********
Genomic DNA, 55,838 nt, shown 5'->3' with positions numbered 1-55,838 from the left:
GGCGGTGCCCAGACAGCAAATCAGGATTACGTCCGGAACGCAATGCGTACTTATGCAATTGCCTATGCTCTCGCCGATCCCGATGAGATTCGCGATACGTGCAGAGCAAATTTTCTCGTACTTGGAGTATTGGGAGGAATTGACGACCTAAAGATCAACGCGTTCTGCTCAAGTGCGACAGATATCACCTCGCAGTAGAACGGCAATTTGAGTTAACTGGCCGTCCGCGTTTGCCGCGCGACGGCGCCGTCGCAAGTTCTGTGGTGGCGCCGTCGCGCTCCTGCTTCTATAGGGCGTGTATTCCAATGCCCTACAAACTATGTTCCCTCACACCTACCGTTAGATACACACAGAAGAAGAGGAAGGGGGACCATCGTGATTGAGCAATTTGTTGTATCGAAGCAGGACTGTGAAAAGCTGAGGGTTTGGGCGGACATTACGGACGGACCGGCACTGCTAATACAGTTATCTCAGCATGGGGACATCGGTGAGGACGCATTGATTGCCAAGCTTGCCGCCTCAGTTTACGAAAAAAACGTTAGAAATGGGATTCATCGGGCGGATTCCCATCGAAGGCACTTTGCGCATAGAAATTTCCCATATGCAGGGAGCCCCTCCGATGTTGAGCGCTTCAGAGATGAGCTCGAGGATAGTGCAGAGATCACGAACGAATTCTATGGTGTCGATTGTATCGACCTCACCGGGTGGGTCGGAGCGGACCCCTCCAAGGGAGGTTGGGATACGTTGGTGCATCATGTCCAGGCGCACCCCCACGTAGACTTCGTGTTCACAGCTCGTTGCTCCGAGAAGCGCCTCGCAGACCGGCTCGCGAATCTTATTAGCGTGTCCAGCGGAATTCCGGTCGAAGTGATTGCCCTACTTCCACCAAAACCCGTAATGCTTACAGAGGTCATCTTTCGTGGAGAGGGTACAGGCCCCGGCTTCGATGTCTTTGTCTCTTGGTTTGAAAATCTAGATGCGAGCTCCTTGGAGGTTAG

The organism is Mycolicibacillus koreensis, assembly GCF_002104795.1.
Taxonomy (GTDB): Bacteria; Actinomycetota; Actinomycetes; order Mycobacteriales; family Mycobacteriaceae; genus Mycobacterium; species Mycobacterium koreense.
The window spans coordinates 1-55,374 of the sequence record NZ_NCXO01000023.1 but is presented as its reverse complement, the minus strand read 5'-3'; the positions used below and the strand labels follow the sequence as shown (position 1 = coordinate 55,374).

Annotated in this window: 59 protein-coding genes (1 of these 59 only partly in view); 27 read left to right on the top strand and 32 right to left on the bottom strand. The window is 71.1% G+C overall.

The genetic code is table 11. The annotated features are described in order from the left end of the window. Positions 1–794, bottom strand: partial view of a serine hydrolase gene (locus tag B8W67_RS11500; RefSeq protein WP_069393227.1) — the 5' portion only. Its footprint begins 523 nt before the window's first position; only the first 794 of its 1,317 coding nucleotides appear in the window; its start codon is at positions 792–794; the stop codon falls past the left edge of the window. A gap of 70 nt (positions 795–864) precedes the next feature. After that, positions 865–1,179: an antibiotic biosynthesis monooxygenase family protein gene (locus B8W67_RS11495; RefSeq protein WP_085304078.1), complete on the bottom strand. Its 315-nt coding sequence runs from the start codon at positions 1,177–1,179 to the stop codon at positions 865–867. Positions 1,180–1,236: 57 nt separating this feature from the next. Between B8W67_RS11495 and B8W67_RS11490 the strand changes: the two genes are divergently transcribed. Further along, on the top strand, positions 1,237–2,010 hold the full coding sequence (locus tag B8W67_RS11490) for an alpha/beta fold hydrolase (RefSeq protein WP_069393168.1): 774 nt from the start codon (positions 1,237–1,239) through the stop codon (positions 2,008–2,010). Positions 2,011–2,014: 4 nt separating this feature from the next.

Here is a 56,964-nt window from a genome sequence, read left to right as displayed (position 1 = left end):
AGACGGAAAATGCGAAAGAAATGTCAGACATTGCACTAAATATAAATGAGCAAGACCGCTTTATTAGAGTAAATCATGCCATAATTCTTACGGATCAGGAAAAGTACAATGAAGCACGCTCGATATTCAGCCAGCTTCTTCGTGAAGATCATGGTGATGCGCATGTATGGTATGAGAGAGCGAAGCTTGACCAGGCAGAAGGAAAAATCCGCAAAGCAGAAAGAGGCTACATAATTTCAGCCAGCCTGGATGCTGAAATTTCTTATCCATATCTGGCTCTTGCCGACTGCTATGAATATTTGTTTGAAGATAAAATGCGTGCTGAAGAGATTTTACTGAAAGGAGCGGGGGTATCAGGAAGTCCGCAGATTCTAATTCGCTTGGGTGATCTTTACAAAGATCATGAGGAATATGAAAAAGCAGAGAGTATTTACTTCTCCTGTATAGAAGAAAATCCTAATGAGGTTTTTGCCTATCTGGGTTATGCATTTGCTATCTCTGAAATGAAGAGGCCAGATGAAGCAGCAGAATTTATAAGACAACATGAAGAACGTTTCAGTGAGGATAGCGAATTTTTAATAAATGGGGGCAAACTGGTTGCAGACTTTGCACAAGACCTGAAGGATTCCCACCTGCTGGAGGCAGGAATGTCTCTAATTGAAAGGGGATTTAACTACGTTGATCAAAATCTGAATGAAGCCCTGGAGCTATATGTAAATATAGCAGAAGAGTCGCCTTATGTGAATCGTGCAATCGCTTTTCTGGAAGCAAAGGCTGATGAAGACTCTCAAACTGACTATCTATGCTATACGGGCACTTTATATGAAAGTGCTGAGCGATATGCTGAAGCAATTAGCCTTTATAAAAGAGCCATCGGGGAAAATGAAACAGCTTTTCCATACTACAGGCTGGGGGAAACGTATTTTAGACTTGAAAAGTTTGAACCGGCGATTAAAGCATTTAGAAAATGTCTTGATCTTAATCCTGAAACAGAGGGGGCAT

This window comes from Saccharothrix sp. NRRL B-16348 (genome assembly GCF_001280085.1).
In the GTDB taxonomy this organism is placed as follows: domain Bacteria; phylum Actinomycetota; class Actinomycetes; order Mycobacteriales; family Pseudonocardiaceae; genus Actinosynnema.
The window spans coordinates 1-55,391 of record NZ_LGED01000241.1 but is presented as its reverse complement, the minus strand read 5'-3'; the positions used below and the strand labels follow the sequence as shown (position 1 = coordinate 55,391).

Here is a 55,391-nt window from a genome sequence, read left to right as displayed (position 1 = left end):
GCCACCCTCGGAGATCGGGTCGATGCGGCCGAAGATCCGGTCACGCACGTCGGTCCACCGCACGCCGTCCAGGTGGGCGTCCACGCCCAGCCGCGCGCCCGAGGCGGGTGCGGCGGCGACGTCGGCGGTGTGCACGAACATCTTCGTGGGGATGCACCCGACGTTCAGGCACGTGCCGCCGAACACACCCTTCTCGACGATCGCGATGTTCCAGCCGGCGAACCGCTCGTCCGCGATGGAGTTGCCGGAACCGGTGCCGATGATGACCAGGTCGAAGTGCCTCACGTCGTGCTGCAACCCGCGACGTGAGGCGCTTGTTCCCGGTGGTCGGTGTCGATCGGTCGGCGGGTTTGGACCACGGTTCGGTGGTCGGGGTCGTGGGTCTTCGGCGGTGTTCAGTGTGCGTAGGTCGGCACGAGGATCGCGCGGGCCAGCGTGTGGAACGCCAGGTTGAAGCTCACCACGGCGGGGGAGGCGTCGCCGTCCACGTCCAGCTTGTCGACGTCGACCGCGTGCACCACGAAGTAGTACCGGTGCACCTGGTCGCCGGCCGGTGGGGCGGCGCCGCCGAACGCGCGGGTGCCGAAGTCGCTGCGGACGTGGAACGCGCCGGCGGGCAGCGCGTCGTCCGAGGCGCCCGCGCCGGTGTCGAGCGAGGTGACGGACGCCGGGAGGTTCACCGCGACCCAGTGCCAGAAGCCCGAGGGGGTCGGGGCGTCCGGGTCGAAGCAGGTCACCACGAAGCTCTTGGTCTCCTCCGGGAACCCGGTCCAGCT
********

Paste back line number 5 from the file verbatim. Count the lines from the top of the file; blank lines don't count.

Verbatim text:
The window spans coordinates 1-55,374 of the sequence record NZ_NCXO01000023.1 but is presented as its reverse complement, the minus strand read 5'-3'; the positions used below and the strand labels follow the sequence as shown (position 1 = coordinate 55,374).